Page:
A Guide to Fabric Types
You will see the following terms on labels throughout the exhibition. Use this guide to help understand the materials fashion designers and makers use, and how these choices result in very different clothing effects.
- Bouclé: Fabric with protruding loops on the surface, resulting from it being knit or woven with yarn that has a curled ply.
- Charmeuse: A lightweight silk or silklike fabric, characterized by being very shiny and easy to drape.
- Cigaline: A nearly transparent silk fabric with a honeycomb-like weave.
- Devoré: Also called burnout, this is a fabric technique particularly used on velvets. A chemical process dissolves some of the fibers to create a semitransparent pattern against more solidly woven background.
- Faille: A medium-weight fabric, usually made from silk, with subtle horizontal ribbing.
- Gazar: A stiff, gauzy silk fabric.
- Georgette: A semi-sheer fabric that is typically made from silk, but can also be made from synthetic fibers. It is woven using tightly twisted yarns, which creates a slight crinkle effect on the surface.
- Jacquard: Fabric woven on a loom invented by Joseph Marie Jacquard. Its mechanism allows the weaving of very complex patterns.
- Lamé: A woven fabric using metal or metallic threads to create either the fabric’s design or its background.
- Organdy: A fine thin, light, and transparent cotton fabric with a stiff, crisp finish.
- Organza: A fine thin, light, and transparent silk or synthetic fabric with a stiff, crisp finish.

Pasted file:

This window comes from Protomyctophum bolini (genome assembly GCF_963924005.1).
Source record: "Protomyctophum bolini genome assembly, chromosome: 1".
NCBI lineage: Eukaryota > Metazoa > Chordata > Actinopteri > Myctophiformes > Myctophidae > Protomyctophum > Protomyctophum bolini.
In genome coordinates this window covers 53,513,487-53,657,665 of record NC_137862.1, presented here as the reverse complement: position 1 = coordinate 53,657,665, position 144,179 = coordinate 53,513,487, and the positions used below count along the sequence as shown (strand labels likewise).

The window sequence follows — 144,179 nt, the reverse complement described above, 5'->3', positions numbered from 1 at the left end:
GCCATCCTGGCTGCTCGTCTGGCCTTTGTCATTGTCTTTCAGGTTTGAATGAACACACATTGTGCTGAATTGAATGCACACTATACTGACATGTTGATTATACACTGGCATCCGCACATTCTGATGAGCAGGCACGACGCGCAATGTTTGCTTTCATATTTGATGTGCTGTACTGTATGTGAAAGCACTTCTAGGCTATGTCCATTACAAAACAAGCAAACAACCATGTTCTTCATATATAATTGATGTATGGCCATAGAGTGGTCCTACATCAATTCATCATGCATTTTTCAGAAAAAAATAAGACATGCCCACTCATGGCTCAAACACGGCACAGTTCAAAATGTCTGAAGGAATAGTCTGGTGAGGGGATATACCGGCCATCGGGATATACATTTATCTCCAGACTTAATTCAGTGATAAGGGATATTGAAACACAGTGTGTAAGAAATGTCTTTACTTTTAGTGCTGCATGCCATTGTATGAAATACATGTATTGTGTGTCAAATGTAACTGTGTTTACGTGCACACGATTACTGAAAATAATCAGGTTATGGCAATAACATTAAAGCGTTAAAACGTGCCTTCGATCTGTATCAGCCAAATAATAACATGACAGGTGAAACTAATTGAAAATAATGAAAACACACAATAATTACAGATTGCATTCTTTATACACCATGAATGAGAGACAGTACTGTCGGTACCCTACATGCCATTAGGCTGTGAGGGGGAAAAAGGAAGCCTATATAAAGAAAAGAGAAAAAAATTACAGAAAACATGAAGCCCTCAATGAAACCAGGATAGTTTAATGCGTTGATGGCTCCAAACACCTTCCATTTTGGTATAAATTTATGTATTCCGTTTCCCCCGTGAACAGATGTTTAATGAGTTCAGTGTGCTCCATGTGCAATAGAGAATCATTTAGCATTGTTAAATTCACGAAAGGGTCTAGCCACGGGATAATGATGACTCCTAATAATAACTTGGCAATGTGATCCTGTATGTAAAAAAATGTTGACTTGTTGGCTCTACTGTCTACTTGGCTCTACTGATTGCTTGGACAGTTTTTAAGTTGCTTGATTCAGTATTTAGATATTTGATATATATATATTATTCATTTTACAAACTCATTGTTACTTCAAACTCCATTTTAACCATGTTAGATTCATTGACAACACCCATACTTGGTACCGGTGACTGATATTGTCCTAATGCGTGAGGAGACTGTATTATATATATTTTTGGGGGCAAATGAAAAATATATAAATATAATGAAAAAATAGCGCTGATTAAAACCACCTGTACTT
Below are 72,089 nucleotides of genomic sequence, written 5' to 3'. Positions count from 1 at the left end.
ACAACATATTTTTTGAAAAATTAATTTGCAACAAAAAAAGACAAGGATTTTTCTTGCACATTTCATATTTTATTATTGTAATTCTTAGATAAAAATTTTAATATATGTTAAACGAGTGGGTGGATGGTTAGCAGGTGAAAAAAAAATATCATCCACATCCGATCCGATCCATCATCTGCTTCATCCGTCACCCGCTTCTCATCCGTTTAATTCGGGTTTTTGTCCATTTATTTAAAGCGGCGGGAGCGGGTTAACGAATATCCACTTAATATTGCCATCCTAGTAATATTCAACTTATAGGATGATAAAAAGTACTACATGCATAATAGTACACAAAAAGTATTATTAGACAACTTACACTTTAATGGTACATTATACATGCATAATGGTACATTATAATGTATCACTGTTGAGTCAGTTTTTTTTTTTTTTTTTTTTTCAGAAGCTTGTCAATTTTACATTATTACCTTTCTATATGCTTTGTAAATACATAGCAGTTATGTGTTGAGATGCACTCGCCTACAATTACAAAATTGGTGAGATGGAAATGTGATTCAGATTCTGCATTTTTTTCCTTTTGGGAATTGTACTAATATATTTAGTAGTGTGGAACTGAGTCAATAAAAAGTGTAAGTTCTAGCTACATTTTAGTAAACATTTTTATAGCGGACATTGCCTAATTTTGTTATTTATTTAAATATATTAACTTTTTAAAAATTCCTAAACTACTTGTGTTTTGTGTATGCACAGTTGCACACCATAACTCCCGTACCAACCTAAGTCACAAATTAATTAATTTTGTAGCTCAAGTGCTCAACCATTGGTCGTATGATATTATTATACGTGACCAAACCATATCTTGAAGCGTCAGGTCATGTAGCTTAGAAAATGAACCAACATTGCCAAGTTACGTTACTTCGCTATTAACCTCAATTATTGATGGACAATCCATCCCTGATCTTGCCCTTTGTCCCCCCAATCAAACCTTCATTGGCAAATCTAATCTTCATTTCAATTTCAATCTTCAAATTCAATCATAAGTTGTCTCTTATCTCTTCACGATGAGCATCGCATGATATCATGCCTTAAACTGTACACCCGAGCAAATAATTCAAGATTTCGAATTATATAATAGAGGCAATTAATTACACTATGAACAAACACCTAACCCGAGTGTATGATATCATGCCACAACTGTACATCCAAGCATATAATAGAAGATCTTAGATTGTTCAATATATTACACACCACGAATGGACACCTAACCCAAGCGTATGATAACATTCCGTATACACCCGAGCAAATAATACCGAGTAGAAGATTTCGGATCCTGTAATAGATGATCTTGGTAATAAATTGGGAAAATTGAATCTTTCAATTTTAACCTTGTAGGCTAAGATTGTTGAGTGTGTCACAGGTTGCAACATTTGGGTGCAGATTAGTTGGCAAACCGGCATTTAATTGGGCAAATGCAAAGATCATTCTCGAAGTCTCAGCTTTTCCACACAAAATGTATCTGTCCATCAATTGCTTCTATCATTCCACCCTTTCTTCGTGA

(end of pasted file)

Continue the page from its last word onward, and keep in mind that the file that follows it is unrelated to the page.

- Piqué: A medium-weight fabric, usually cotton, with a woven geometric pattern or texture.
- Surah: A soft twilled fabric of silk or of a silk-rayon blend.
Exhibition Access Guide Sections
Admired by the Courtiers
Decades of Style
Inside Véronique’s Closet
The Couture Ateliers at Yves Saint Laurent
Favorite Couturiers: Yves Saint Laurent
The Pecks at Home
Favorite Coutureirs: André Courréges
Paris to Hollywood: The Fashion and Influence of Véronique and Gregory Peck is organized by the Denver Art Museum and presented by Joy Dinsdale. Additional support is provided by Bridget and John Grier, the generous donors to the Annual Fund Leadership Campaign, and the residents who support the Scientific and Cultural Facilities District (SCFD). Promotional support is provided by 5280 Magazine and CBS4.
The Denver Art Museum is grateful for the generous funding of the textile art and fashion department by the Avenir Foundation and Nancy Lake Benson.